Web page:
A prominent Greek minister defied his government’s pledge to press on with some state asset sales, revealing the first open dissent within Prime Minister Alexis Tsipras’s coalition and highlighting the tightrope that the leftist premier must walk.
After weeks of euphoric declarations that Greece’s bailout and accompanying austerity were “dead,” Tsipras was forced to capitulate under threat of national bankruptcy last week and accept another four months of the EU/IMF program.
The 40-year-old untested Greek leader has nevertheless sought to play the deal with the eurozone as a victory and has so far avoided a major backlash or protests.
But the first crack in his left-right coalition appeared on Wednesday when Energy Minister Panayiotis Lafazanis said Athens would scrap the privatization of power producer PPC and power grid operator ADMIE, a day after Greece wrote to lenders promising not to halt sales that are underway.
Lafazanis represents the radical left wing of the ruling SYRIZA party that could bring down the government if it opted to rebel. There are no signs of this yet and he has so far backed down from his rhetoric on other issues after talks with the rest of the party.
Nevertheless, Tsipras must somehow keep Lafazanis on side while implementing unpopular measures demanded by European and International Monetary Fund lenders in the coming months.
Tsipras has to sell two diametrically opposite messages simultaneously: telling lenders he is not straying from the rigid austerity underpinning the bailout while convincing his own party ranks and Greeks that it is on the way out.
“The situation is still difficult. We’re going to be judged by our ability to govern and not only our competence to negotiate,” Tsipras told SYRIZA lawmakers at a closed-door meeting, according to a government official. “We have to quickly proceed with the implementation of our program.”
Much will depend on whether Tsipras can at least hand out some tokens, such as free food stamps for the poor or avoiding home foreclosures, to his weary electorate to show that Greece has at least won some flexibility.
Underscoring the point, one SYRIZA lawmaker who declined to be named said: “Until now we have only been negotiating, now we need to govern.”
A reform plan Greece presented on Tuesday to the eurozone was couched in language allowing it some room for welfare outlays or other measures as long as it did not burden the budget, but that plan must now be spelled out in greater detail and approved by the end of April. Crucially, unpopular measures may have to be voted in to ensure Greece continues to receive aid, raising the prospect of some SYRIZA lawmakers refusing to back them.
“Everybody including people within SYRIZA are waiting to see how this is practically going to work,” said Costas Panagopoulos of the Alco polling agency. “Are they going to ask for permission on everything? Are they going to take instructions from abroad like before the elections?” So far the public has overwhelmingly supported Tsipras in the negotiations, and the real challenge remains keeping his own party – and the fiercely anti-bailout Independent Greeks party, his coalition ally – behind him, Panagopoulos said.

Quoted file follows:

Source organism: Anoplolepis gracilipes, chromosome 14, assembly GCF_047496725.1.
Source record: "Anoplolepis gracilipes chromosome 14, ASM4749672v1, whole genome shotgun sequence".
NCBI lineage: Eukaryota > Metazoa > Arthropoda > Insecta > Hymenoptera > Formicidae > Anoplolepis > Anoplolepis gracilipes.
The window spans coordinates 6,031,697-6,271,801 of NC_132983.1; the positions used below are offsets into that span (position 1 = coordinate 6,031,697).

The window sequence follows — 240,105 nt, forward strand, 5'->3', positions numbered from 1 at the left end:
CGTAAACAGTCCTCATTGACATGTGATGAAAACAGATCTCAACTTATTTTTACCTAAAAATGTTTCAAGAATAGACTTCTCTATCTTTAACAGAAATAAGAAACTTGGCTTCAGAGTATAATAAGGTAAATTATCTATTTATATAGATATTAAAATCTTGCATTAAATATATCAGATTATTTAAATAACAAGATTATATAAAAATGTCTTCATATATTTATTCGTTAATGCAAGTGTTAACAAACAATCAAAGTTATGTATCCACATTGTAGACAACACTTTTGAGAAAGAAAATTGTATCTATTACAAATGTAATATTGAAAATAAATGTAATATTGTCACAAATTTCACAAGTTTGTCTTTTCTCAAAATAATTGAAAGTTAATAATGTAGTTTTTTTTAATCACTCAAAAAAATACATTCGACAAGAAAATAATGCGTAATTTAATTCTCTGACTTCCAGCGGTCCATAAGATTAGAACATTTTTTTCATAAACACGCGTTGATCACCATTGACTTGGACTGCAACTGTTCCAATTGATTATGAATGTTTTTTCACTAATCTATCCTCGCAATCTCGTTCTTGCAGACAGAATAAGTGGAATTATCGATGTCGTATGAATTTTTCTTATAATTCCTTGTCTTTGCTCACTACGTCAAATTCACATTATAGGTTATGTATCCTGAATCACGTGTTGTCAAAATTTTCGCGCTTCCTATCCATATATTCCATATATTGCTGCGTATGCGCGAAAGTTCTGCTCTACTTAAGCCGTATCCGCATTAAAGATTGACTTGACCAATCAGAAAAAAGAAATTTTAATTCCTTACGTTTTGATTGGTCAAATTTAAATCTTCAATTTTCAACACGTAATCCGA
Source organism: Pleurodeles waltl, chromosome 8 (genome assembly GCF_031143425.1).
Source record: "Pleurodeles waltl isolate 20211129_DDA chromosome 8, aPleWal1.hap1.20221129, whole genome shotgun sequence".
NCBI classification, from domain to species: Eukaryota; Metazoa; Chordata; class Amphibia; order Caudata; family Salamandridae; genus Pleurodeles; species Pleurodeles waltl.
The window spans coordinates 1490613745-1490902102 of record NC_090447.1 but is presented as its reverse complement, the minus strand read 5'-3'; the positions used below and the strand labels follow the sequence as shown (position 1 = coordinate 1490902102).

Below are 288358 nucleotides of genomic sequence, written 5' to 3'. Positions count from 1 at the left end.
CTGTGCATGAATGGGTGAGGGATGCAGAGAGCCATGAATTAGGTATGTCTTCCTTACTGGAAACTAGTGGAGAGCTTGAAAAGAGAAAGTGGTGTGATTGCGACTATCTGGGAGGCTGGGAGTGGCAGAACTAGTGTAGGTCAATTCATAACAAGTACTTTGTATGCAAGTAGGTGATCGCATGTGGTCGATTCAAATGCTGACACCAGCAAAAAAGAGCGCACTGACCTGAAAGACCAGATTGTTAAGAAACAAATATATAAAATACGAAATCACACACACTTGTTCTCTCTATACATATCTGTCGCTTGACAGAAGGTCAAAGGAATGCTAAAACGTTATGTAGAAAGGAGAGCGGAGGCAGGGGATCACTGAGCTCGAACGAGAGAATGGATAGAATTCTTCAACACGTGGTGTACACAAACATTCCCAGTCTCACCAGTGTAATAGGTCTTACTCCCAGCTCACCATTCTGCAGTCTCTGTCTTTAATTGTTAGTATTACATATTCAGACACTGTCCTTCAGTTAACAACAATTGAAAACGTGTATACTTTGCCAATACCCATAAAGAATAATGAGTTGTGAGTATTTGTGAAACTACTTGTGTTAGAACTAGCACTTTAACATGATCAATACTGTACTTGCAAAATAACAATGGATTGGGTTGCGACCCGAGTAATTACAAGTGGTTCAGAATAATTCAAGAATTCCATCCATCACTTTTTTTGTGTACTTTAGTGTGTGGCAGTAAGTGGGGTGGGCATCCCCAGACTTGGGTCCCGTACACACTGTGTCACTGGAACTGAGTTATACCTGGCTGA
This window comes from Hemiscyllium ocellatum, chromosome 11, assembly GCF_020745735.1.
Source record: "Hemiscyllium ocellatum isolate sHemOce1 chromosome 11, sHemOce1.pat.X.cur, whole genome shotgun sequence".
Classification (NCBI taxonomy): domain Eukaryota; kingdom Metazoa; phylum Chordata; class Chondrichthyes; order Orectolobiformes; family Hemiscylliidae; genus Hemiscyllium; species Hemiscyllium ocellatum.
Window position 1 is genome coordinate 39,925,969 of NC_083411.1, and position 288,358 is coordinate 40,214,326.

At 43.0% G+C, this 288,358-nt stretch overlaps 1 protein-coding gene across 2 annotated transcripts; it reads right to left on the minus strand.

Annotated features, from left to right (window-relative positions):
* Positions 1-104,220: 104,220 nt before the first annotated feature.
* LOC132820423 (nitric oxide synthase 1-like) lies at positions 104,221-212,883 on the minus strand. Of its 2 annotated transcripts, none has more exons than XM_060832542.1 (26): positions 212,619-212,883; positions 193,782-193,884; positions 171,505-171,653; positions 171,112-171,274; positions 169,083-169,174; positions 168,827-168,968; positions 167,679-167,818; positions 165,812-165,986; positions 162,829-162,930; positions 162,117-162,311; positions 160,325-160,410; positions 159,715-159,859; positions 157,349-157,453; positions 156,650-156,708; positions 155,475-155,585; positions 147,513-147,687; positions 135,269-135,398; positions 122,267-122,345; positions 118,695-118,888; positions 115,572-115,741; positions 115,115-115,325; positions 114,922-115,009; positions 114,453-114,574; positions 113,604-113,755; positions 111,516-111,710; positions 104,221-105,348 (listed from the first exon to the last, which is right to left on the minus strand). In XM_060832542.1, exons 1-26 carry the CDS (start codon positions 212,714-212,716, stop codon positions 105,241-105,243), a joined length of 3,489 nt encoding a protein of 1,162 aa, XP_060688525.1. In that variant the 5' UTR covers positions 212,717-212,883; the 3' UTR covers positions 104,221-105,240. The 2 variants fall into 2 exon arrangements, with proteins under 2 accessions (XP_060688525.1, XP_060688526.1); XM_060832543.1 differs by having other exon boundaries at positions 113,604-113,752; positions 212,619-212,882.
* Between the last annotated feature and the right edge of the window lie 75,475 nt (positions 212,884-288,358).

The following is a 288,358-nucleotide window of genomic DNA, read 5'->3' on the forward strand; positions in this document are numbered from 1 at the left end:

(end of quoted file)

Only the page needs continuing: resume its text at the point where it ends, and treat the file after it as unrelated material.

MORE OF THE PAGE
Initial reactions from creditors – including the European Central Bank and IMF – suggest they will not make it any easier for Tsipras. The IMF said Greece’s reform plan for the next four months lacked detail, especially on issues such as value-added tax and pensions, which are both areas where Athens is keen to avoid making concessions that go against election pledges.
The European Central Bank, which has kept Greek banks on a tight funding leash while talks continued in recent weeks, warned that some of the commitments outlined by Athens differed from those in its bailout. In a veiled attack on plans to introduce easier terms for debt-ridden Greeks, the ECB also urged Athens to “stabilize the payment culture.”
Adding pressure, German Finance Minister Wolfgang Schaeuble has said Greece will get no new funds until it successfully completes its bailout program. Greece is fast running out of money and the finance minister acknowledged on Wednesday that it will struggle to make upcoming debt payments.
The demands of standing by promises while cash coffers are emptying risk putting more than just SYRIZA veterans such as Lafazanis in an untenable position.
Among those in an unenviable position is Finance Minister Yanis Varoufakis, the economics professor who railed against the bailout for years as “toxic” and “catastrophic” and a “Ponzi scheme” but must now draw up measures included in the hated bailout for his government to implement.
Varoufakis has ruffled feathers among eurozone policymakers with his brash style and attracted as much attention for his casual sartorial style as his rhetoric. In the latest jab, he played down talk of a rift with Schaeuble by hailing his “greatest respect” for the powerful minister: “When he speaks, I enjoy listening to him and disagreeing with him.”
Despite Tsipras himself picking up the phone to negotiate during talks among eurozone finance ministers, Panagopoulos of Alco pollsters said Varoufakis’s departure was unlikely if only because it would be considered a big defeat for the government at a crucial time.
“Varoufakis is going to remain, he’s not only a minister but he’s a symbol,” said Panagopoulos.